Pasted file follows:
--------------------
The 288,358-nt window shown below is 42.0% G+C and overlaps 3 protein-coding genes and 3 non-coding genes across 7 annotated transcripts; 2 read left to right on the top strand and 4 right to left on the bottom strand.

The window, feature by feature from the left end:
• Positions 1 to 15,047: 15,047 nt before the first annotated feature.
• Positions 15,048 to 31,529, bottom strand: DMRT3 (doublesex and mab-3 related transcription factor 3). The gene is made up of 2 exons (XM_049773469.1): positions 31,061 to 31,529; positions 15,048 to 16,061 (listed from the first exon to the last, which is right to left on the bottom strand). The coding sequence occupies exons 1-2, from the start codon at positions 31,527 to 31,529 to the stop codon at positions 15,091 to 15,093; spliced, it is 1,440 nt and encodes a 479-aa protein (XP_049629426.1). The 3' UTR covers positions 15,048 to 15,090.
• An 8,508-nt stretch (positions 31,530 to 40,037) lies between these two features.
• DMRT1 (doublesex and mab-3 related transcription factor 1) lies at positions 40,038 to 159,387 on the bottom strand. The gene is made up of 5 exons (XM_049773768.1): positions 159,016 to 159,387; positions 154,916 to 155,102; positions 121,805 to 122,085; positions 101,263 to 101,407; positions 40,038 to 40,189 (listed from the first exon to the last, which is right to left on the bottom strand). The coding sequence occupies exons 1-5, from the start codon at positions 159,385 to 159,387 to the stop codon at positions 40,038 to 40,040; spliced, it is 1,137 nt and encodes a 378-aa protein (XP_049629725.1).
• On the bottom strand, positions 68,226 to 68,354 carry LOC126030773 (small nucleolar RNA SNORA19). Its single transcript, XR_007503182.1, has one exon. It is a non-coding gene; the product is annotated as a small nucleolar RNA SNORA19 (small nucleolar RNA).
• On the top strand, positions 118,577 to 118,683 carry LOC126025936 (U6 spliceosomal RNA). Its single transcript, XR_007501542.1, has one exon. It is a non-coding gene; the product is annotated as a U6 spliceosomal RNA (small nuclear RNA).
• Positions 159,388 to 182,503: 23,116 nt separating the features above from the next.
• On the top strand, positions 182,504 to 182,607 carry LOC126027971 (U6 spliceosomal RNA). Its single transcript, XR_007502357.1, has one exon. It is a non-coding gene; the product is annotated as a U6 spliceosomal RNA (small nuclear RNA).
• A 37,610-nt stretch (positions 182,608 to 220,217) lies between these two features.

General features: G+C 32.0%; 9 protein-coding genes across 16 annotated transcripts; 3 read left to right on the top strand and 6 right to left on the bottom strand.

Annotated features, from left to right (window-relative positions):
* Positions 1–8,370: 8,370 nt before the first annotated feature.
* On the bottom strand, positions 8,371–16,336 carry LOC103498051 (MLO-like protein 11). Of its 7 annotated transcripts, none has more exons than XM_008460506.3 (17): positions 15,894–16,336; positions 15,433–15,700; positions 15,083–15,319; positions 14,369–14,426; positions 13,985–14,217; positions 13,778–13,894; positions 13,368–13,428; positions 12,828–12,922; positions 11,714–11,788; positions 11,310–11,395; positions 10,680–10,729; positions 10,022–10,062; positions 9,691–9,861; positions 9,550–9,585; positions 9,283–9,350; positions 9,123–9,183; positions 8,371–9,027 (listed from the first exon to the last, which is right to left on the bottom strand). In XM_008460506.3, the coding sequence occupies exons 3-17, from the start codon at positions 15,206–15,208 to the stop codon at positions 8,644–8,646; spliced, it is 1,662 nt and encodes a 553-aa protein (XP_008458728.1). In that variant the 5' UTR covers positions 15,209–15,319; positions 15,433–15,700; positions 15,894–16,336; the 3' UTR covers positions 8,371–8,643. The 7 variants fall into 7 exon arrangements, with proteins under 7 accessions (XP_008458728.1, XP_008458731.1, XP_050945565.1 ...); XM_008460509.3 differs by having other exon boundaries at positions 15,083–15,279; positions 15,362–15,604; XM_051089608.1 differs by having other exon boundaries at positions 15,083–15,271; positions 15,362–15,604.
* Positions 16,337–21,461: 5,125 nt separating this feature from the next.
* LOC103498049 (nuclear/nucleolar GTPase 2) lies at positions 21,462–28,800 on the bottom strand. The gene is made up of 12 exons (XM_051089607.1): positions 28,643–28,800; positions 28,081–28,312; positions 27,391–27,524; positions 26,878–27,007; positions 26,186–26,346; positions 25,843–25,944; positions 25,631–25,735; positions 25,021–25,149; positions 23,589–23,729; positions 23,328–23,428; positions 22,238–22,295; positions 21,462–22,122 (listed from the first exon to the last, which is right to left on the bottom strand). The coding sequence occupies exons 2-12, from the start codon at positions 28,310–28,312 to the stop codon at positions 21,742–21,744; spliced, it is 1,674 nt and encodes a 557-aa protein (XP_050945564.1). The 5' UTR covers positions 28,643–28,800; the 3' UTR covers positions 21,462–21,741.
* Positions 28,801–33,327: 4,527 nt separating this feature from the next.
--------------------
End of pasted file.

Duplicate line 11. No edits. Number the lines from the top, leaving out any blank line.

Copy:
• A 37,610-nt stretch (positions 182,608 to 220,217) lies between these two features.